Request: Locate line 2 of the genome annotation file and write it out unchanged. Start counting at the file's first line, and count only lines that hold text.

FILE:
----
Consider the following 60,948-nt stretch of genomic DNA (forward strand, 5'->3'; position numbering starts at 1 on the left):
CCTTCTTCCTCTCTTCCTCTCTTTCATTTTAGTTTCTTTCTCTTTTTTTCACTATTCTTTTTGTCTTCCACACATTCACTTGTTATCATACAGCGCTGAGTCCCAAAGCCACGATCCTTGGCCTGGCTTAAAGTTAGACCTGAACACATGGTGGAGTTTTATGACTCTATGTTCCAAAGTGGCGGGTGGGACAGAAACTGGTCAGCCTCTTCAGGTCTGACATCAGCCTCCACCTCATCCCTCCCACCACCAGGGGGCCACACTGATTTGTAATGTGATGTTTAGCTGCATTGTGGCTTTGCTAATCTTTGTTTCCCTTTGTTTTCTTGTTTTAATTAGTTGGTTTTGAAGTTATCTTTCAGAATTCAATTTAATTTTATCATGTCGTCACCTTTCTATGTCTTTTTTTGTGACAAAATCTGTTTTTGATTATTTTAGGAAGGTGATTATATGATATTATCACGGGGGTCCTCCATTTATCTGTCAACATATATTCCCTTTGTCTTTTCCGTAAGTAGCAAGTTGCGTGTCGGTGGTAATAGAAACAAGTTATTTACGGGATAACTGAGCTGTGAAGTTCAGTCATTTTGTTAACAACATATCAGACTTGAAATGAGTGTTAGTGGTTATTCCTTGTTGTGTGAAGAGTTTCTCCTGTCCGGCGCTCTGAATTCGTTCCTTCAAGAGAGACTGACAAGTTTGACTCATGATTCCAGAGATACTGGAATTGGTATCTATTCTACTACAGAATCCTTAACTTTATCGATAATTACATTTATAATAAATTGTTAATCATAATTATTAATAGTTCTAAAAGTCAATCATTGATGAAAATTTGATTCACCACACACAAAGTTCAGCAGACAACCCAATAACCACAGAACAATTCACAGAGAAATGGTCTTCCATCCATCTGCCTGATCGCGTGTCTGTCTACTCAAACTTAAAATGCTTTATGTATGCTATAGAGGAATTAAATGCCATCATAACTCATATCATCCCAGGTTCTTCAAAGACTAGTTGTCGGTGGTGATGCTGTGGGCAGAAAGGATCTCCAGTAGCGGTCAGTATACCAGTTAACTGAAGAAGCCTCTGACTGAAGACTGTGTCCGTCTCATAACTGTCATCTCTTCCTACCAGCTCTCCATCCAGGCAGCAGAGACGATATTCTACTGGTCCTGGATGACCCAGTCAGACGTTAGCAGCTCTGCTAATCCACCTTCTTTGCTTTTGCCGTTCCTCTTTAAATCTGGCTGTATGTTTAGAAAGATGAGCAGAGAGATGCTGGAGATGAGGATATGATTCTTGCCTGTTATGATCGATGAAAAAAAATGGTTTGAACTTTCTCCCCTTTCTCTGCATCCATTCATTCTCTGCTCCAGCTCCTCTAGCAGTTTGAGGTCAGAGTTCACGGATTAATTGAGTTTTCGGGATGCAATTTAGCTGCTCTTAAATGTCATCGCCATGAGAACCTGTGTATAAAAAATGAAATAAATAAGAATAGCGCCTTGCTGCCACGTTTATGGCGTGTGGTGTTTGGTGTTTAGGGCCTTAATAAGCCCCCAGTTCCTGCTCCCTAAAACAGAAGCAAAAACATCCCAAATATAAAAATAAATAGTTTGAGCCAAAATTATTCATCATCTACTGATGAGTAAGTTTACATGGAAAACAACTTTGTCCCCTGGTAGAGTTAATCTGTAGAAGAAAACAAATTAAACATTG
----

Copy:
CCTTCTTCCTCTCTTCCTCTCTTTCATTTTAGTTTCTTTCTCTTTTTTTCACTATTCTTTTTGTCTTCCACACATTCACTTGTTATCATACAGCGCTGAGTCCCAAAGCCACGATCCTTGGCCTGGCTTAAAGTTAGACCTGAACACATGGTGGAGTTTTATGACTCTATGTTCCAAAGTGGCGGGTGGGACAGAAACTGGTCAGCCTCTTCAGGTCTGACATCAGCCTCCACCTCATCCCTCCCACCACCAGGGGGCCACACTGATTTGTAATGTGATGTTTAGCTGCATTGTGGCTTTGCTAATCTTTGTTTCCCTTTGTTTTCTTGTTTTAATTAGTTGGTTTTGAAGTTATCTTTCAGAATTCAATTTAATTTTATCATGTCGTCACCTTTCTATGTCTTTTTTTGTGACAAAATCTGTTTTTGATTATTTTAGGAAGGTGATTATATGATATTATCACGGGGGTCCTCCATTTATCTGTCAACATATATTCCCTTTGTCTTTTCCGTAAGTAGCAAGTTGCGTGTCGGTGGTAATAGAAACAAGTTATTTACGGGATAACTGAGCTGTGAAGTTCAGTCATTTTGTTAACAACATATCAGACTTGAAATGAGTGTTAGTGGTTATTCCTTGTTGTGTGAAGAGTTTCTCCTGTCCGGCGCTCTGAATTCGTTCCTTCAAGAGAGACTGACAAGTTTGACTCATGATTCCAGAGATACTGGAATTGGTATCTATTCTACTACAGAATCCTTAACTTTATCGATAATTACATTTATAATAAATTGTTAATCATAATTATTAATAGTTCTAAAAGTCAATCATTGATGAAAATTTGATTCACCACACACAAAGTTCAGCAGACAACCCAATAACCACAGAACAATTCACAGAGAAATGGTCTTCCATCCATCTGCCTGATCGCGTGTCTGTCTACTCAAACTTAAAATGCTTTATGTATGCTATAGAGGAATTAAATGCCATCATAACTCATATCATCCCAGGTTCTTCAAAGACTAGTTGTCGGTGGTGATGCTGTGGGCAGAAAGGATCTCCAGTAGCGGTCAGTATACCAGTTAACTGAAGAAGCCTCTGACTGAAGACTGTGTCCGTCTCATAACTGTCATCTCTTCCTACCAGCTCTCCATCCAGGCAGCAGAGACGATATTCTACTGGTCCTGGATGACCCAGTCAGACGTTAGCAGCTCTGCTAATCCACCTTCTTTGCTTTTGCCGTTCCTCTTTAAATCTGGCTGTATGTTTAGAAAGATGAGCAGAGAGATGCTGGAGATGAGGATATGATTCTTGCCTGTTATGATCGATGAAAAAAAATGGTTTGAACTTTCTCCCCTTTCTCTGCATCCATTCATTCTCTGCTCCAGCTCCTCTAGCAGTTTGAGGTCAGAGTTCACGGATTAATTGAGTTTTCGGGATGCAATTTAGCTGCTCTTAAATGTCATCGCCATGAGAACCTGTGTATAAAAAATGAAATAAATAAGAATAGCGCCTTGCTGCCACGTTTATGGCGTGTGGTGTTTGGTGTTTAGGGCCTTAATAAGCCCCCAGTTCCTGCTCCCTAAAACAGAAGCAAAAACATCCCAAATATAAAAATAAATAGTTTGAGCCAAAATTATTCATCATCTACTGATGAGTAAGTTTACATGGAAAACAACTTTGTCCCCTGGTAGAGTTAATCTGTAGAAGAAAACAAATTAAACATTG